1. Liberals are lining up on opposite sides (kinda) of a bill in Olympia that would force Sound Transit to cover the costs of neighborhood parking permits.
"This bill is really a social justice bill," sponsor, state Sen. Bob Hasegawa (D-11, SE Seattle) said, introducing the bill at yesterday afternoon's senate transportation committee hearing, framing the legislation in a way that put opponents, other liberals, such as transit advocates from Transportation Choices Coalition and committee member Sen. Marko Liias (D-21, Mukilteo), on the defensive.
Hawegawa told the committee that his legislation would protect fixed, low-income, and largely immigrant communities along Martin Luther King Way and Beacon Hill in SE Seattle from a "financial hardship" that "was created by Sound Transit's construction."
Hasegawa is talking about "Hide and Ride." That's when suburban commuters drive into a neighborhood such as Rainier Beach or Othello, where, as the city decided, Sound Transit did not build parking lots, and find parking on residential streets before taking light rail downtown. This phenomenon causes parking woes for residents. To solve the problem, the city protected the local parking spots by creating Restricted Parking Zones where only neighbors can get parking stickers for the zone. However, the permits cost $32.50 a year, essentially making neighbors pay for something that used to be free before Sound Transit showed up.
"The problem is," Hasegawa summed up, "they are charging $60 [permits are sold for two year durations] per permit to park in your own neighborhood to mitigate an impact that was created by Sound Transit's construction there."
Critics of the legislation think "transit funding should not be used to subsidize parking."
Critics of the legislation, however, think "transit funding should not be used to subsidize parking," according to a letter TCC program director Shefali Ranganathan wrote to the committee yesterday, "diverting scarce transit dollars from transit service and other access programs to support parking."
That may sound merely like a philosophical gotcha, but there's a real policy problem. Ranganathan points out that a dictate on Sound Transit to subsidize parking ("the RTA [Regional Transit Authority] must pay for the zoned residential permits near the RTA facility," the bill mandates) will force Sound Transit to subsidize parking zones system wide, including in wealthier communities like Redmond, which undoes Sen. Hasegawa's social justice pitch.
There are other problems with the bill as well—and I have a call in to the city which also signed in against the bill, but failed to testify. For example: The city already offers a low-income RPZ permit for $10. Moreover, rather than burdening Southeast Seattle, Sound Transit has built a major piece of infrastructure there, providing a cheaper, and potentially more efficient transportation alternative. (Wouldn't it be more of an equity issue if light rail wasn't in lower-income neighborhoods?)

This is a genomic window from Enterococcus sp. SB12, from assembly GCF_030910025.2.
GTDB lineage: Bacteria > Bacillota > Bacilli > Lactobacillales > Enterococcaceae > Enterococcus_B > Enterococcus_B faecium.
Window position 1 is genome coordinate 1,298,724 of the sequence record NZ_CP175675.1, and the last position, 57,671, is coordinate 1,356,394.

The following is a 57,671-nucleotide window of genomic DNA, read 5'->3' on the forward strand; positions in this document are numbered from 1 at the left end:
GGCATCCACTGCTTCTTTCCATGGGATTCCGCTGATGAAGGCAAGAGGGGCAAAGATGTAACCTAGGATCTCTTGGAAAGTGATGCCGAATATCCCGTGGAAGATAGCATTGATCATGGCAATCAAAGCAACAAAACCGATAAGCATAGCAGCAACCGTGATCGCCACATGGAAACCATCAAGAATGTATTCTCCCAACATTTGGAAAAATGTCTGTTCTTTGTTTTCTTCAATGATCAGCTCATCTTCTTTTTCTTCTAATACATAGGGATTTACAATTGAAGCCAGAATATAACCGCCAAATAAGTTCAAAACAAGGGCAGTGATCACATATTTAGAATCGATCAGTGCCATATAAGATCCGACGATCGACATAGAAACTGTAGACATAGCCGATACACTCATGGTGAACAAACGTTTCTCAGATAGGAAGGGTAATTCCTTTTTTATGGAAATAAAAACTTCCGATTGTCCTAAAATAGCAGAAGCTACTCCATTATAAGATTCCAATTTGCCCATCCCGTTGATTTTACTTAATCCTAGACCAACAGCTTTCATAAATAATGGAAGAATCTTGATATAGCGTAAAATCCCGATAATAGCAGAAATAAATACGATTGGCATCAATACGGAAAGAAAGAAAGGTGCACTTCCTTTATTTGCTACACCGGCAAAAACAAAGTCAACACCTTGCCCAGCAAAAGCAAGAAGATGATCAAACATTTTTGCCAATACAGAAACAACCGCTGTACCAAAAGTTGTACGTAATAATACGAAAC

Wouldn't it be more of an equity issue if light rail wasn't in lower-income neighborhoods?
And Sen. Hasegawa's own testimony unwittingly laid out the flaw in subsidizing parking. He said: "You have many people living in one household, which means, many vehicles ... so a $60 per vehicle permit for the number of cars that are in these families is really just burdensome."
If families are investing in multiple cars, despite living in walking distance of light rail, it's hardly clear cut that ST should be subsidizing those cars; and moreover, $30 (or $5) a year is arguably not a "hardship" or "burdensome" for a family that is ponying up for several cars.
But still, with Hasegawa picking up liberal co-sponsors such as Seattle Sens. Pramila Jayapal (D-37, SE Seattle) and Jeanne Kohl-Welles (D-36, Ballard) along with other lefty Democrats in the ST district, such as Sens. Maralyn Chase (D-32, Shoreline) and Karen Keiser (D-33, Kent), the opposition was muted yesterday. Despite signing into the hearing against the bill, a batch of opponents, including Sound Transit, didn't testify publicly. And Liias' testimony was pretty humble and ingratiating. "I just wanted to extend a hand in wanting to work on this issue," he told Sen. Hasegawa. "I appreciate the racial and economic equity argument is really strong, and so I hope we can work together on an approach that solves the problem."
"I have concerns about the current version," Liias, who helped kill the bill last year, actually told me after the hearing, though he remained gun shy: "but I think we can find a way to address the very legitimate concerns of low income residents in South Seattle."
2. The Seattle Times had the news earlier this week that Central District neighborhood activist Bill Bradburd is planning to run for the city council district nine position, one of the two at-large seats, against council incumbent Sally Clark.
And by activist, I mean Bradburd has been a vocal opponent of easing development guidelines in single family and mixed multi-family zones. ( Bradburd starred at a Spring 2013 PubliCola debate on microhousing.)
Nervous about Bradburd's appeal to anti-density voters, watch for Clark to push new Department of Planning and Development legislation scaling back legislation the council initially passed that had allowed more density in low-rise (LR3) zones.